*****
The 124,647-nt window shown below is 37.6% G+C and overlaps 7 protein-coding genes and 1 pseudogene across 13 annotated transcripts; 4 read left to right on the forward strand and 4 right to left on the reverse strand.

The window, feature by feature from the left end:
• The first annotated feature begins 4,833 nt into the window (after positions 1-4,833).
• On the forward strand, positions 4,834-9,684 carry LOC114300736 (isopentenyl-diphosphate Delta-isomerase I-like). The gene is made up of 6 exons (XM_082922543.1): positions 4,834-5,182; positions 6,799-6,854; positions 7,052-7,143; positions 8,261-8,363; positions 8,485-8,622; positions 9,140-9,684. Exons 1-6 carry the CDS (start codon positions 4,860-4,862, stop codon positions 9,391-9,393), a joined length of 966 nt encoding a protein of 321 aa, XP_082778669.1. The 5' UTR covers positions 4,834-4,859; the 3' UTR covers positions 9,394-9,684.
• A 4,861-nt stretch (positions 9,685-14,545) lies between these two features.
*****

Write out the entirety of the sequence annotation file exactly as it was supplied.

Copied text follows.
The 124,647-nt window shown below is 37.6% G+C and overlaps 7 protein-coding genes and 1 pseudogene across 13 annotated transcripts; 4 read left to right on the forward strand and 4 right to left on the reverse strand.

The window, feature by feature from the left end:
• The first annotated feature begins 4,833 nt into the window (after positions 1-4,833).
• On the forward strand, positions 4,834-9,684 carry LOC114300736 (isopentenyl-diphosphate Delta-isomerase I-like). The gene is made up of 6 exons (XM_082922543.1): positions 4,834-5,182; positions 6,799-6,854; positions 7,052-7,143; positions 8,261-8,363; positions 8,485-8,622; positions 9,140-9,684. Exons 1-6 carry the CDS (start codon positions 4,860-4,862, stop codon positions 9,391-9,393), a joined length of 966 nt encoding a protein of 321 aa, XP_082778669.1. The 5' UTR covers positions 4,834-4,859; the 3' UTR covers positions 9,394-9,684.
• A 4,861-nt stretch (positions 9,685-14,545) lies between these two features.